Wednesday, April 17, 2013
Damaging winds, large hail and isolated tornadoes are all possible.
After a Wednesday that saw storms drop 1-inch hail in North Barrington and more than 2 inches of rain in parts of McHenry County, I'm sure we'd all like a respite from the rain. Unfortunately, we'll have to wait a little longer. Meteorologists are warning Illinois residents that there's a significant chance for severe weather Thursday, with storms possibly bringing damaging winds, large hail and isolated tornadoes. According to the National Weather Service's hazardous weather outlook for Thursday, severe weather will be possible during the day and into the evening. The National Oceanic and Atmospheric Administration's Storm Prediction Center has placed half of Illinois in the "slight risk" category for severe weather, while parts of …
Heavy rainfall may cause some flooding, according to advisory.
The National Weather Service has issued a flood advisory for low lying areas along the Fox River, including Algonquin. Heavy rainfall, between 1 and 3 inches, is possible in northern Illinois over the next 24 hours, according to the National Weather Service (NWS).
National Weather Service in Chicago issued a severe thunderstorm warning for McHenry County until 12:15 p.m. and a flash flood warning until 6 p.m. Wednesday.
The National Weather Service in Chicago has issued a severe thunderstorm warning for McHenry County until 12:15 p.m. The severe thunderstomr warning includes the following areas: At 11:15 a.m., a severe thunerstorm was located near Maple Park, moving northeast at 45 mph. Residents should be on the alert for quarter-sized hail and 60 mph wind gusts. The flash flood warning is in effect until 6 p.m. Wednesday for: Thunderstorms producing torrential downpours are possible, with rainfall rates exceeding 1.5 inches per half hour. Kane County Emergency Management reports that the Route 47 and Plato Road intersection is completely flooded, the National Weather Service reports. Additional thunderstorms are expected to move across the region later…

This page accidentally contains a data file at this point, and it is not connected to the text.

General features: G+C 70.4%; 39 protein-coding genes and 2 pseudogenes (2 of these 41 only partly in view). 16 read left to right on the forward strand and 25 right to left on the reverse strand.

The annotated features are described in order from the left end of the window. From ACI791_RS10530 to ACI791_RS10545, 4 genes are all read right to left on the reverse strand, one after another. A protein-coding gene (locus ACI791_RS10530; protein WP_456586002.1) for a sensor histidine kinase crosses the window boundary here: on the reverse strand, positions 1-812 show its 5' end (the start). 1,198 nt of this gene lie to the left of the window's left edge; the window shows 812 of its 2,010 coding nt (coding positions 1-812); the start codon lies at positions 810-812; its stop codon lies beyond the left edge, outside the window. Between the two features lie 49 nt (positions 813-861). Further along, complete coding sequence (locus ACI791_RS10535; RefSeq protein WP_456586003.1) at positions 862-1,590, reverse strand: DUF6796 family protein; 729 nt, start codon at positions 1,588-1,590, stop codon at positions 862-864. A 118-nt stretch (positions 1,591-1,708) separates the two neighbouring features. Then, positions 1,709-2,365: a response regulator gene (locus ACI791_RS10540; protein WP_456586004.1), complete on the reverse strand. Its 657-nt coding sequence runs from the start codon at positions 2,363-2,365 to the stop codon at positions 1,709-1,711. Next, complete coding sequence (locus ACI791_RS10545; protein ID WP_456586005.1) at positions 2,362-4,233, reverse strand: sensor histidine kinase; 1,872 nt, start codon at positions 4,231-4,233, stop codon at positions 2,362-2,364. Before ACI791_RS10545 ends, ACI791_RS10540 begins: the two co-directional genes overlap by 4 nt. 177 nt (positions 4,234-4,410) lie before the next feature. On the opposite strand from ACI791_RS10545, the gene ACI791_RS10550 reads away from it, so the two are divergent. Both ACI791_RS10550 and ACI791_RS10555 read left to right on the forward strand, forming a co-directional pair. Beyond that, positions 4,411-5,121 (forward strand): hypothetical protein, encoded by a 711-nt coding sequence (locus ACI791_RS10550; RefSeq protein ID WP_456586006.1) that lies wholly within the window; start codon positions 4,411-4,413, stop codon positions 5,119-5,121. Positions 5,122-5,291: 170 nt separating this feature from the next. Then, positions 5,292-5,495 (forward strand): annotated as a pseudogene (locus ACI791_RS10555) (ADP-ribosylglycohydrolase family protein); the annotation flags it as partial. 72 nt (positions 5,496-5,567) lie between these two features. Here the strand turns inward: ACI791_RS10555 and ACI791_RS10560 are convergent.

Northern Illinois is under a severe thunderstorm watch.
All of northern Illinois is under a severe thunderstorm watch until 5 p.m. today. Counties included in the watch include Cook, DuPage, Kane, Lake and McHenry. As of 9:30 a.m., some areas were already seeing rain and thunderstorms. According to the National Weather Service's hazardous weather outlook for today, thunderstorms are expected to develop across eastern Iowa and then spread east over northern Illinois and northwest Indiana. The thunderstorms are expected to continue through tonight, with the possibility of hail to an inch in diameter, damaging wind gusts in excess of 60 miles per hour, heavy rain and isolated tornadoes. Take a look at some tips on what to do when severe weather strikes.
Sunday, March 3, 2013
March 3-9 is National Severe Weather Preparedness Week.
Have you ever seen a tornado? I'll never forget the day I saw a tornado touch down. I was just 13 or 14 and on a youth group trip with my church. We were driving through Nebraska and getting ready to stop for dinner when the skies turned dark. We saw a funnel cloud pass overhead and heard the warning on the radio that people should leave their cars and seek shelter. We did exactly that. We stopped at McDonald's and got ready to seek shelter in the large refrigerator if the tornado hit. The tornado ultimately touched down about a mile from us. It was incredibly scary, and I hope I never experience that again. Are You Prepared? If a tornado warning was issued, would you know what to do? This week is National Severe Weather Preparedness Week…